On Monday April 25th, Jamie Kennedy attended and spoke at the 10th annual Terroir Symposium, which took place at the Art Gallery of Ontario. This symposium brings together members of the hospitality industry, from across the country and the globe, to inspire and educate each other. The first Terroir Symposium took place at Hart House in 2007, and Jamie was the keynote speaker. This blog post, the third of three, shares Jamie's words from his session on food culture.
Poetic transformations in food culture are the result of combining ingredients and people on a sliding scale of intervention. You grow grapes in a vineyard. You grow apples in an orchard. You harvest these ingredients. You select sound fruit. Your winery is spotlessly clean yet there exists colonies of ambient yeast that poetically transform your grapes into wine. You taste this conjuror’s trick and you are smitten. You marvel again at the bubbly pixelating effect of the cider and the beer. Put these beverages together with the bread you have baked from a yeast culture you have faithfully developed and the lactically fermented vegetables you have patiently shepherded. Add to this poetic display the hams and sausages you have salted and cured and hung for many months. This is a fermented buffet representing the evolution of food culture. A human response to the world around us and an intervention that was initially inspired by survival but has evolved to make a delicious cultural statement.
Imagine a warm evening in late spring, early summer. A time when the days are long and the bugs not yet fierce.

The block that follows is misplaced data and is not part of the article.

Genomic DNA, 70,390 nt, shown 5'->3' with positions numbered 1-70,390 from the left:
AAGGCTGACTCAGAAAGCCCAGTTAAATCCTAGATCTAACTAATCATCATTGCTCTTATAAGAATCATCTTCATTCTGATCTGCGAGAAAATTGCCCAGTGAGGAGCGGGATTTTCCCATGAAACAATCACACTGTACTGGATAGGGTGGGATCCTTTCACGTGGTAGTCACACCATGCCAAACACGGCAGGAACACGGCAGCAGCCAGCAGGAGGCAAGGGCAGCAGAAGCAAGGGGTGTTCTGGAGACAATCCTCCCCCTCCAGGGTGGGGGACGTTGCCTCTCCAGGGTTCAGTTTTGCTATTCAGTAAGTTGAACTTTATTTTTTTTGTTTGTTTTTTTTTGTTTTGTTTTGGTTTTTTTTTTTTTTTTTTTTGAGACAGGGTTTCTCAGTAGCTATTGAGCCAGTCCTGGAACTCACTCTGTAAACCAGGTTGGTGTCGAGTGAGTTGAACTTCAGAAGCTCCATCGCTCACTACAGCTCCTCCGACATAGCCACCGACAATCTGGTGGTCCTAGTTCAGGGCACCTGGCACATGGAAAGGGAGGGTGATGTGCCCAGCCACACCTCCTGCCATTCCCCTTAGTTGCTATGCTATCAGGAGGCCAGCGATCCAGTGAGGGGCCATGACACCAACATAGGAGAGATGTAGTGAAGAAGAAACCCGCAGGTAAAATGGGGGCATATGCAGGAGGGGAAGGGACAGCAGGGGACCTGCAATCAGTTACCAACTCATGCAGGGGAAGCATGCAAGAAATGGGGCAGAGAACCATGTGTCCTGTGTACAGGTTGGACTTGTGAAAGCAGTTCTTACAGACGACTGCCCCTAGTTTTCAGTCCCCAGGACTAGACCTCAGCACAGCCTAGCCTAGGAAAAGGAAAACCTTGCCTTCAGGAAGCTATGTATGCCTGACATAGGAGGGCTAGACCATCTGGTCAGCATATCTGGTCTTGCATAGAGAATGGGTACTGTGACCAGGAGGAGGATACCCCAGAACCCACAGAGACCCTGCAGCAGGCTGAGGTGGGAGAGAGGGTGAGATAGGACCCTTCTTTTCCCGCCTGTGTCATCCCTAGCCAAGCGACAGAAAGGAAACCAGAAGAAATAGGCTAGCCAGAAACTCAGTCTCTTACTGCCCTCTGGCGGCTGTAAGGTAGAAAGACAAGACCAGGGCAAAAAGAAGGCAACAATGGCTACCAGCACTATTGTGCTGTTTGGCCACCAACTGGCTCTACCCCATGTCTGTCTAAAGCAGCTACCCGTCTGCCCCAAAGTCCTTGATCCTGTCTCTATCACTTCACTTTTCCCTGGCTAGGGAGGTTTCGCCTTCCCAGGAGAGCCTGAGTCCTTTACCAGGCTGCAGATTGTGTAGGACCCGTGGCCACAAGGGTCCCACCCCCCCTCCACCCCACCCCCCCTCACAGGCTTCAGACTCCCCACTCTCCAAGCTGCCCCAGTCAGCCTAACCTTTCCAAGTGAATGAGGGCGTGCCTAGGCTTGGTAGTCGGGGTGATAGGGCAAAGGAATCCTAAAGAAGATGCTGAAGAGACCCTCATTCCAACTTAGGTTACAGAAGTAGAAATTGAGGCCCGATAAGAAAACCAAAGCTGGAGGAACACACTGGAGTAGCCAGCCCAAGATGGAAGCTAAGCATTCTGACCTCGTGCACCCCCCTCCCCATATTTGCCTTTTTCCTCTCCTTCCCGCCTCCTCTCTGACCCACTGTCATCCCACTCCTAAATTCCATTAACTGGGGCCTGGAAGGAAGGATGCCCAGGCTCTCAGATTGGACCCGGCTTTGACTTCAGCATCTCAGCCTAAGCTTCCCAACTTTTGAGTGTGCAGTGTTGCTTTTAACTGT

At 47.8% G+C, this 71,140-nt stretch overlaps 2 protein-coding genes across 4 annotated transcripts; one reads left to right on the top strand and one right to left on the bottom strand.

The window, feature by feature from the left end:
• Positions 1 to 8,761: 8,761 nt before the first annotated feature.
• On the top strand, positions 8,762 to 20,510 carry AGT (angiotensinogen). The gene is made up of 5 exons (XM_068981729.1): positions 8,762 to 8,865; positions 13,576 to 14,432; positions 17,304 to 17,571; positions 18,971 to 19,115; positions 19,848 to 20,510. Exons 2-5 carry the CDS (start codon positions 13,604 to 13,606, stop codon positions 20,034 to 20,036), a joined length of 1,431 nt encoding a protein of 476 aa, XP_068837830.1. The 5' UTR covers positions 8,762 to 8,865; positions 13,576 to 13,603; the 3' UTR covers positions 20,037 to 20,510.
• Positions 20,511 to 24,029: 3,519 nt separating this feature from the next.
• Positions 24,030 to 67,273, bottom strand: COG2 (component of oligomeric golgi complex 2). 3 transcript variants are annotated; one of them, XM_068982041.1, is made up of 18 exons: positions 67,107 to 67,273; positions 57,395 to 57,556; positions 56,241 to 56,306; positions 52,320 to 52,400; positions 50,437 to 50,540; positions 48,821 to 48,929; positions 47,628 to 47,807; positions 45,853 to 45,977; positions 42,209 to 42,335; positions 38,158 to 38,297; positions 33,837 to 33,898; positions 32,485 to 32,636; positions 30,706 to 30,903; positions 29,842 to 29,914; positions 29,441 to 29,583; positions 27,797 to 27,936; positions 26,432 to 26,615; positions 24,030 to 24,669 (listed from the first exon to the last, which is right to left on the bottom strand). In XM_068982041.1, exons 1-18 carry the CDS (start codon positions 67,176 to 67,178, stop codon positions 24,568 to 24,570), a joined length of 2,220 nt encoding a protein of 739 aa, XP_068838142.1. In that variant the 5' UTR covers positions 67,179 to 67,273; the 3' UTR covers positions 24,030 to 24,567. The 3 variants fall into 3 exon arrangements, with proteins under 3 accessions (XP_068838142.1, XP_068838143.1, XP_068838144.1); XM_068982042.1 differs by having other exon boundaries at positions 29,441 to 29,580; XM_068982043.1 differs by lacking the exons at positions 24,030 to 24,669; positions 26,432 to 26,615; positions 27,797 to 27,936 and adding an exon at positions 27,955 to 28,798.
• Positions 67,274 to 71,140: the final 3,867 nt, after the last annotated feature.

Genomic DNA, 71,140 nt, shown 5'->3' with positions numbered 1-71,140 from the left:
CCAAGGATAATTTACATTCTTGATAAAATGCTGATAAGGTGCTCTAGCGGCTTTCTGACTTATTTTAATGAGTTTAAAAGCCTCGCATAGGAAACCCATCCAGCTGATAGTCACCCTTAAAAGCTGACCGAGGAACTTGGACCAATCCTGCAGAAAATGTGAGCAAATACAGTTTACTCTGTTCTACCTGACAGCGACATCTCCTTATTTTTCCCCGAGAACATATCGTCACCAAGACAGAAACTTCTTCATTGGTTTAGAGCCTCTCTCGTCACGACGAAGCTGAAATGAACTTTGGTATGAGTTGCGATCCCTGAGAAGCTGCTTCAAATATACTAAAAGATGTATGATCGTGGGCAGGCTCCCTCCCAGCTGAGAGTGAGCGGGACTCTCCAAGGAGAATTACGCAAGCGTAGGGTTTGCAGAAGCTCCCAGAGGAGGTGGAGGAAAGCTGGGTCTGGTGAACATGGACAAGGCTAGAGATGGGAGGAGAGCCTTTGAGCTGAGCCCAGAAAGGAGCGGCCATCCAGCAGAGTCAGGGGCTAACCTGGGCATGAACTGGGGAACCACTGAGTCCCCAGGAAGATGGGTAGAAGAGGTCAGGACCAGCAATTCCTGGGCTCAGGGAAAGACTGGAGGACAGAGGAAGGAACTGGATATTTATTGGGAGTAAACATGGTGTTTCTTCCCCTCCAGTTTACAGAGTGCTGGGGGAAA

Picture an outdoor space adorned with festive lighting and bonfires. There are tables and chairs enough to seat 300 people and there is a sense of excitement and anticipation in the air as people come together. Cooks and servers, winemakers and beef producers, bakers and cheesemakers, farmers and guests. All of these players co-producing a community event. One that is not only celebrating the fruits of everyone’s labours, but the banding together like a barn-raising or a work bee to offer support to another community member in need. Your heart swells to fairly bursting with the sense of belonging you feel. The dining experience is a “loud pack” felt profoundly by all. Ephemeral and so we must cling to the taste memory. And you must cling to the realization that your work in local food culture provides sustenance and joy and a respite from the challenges we face each day.
In the wake of declining interest in farming over the last century, rural communities are at risk as small scale farms have been replaced by large scale agri-business or have disappeared entirely. You muse about your profession as cook.
You have bridged the gap from downtown by having purchased a farm. You seek to practice good stewardship principles on your land. You realize you won’t survive by selling your cucumbers and tomatoes at the farm gate. At one time there was a gestural association with your restaurant in the city, supplying some meat and vegetables. Maybe there is something there in looking at farming from a cook’s perspective. Exploring new, rural based economies excites you. You think if this sector can grow that there might be a shift towards more people opting to live on the land and re-populate the villages and towns with new, rediscovered relevancy. We know that this is a time of convergence; of an increased awareness and support of local food as people turn away from the global distribution model more and more. This is a time of delicious opportunity.
I call upon all you young turks to weave these thoughts into your daily work. What an evolution I have witnessed and participated in over the last 4 decades and indeed over the last 10 years since I have stood in front of you here. It has been an amazing journey. Thank you.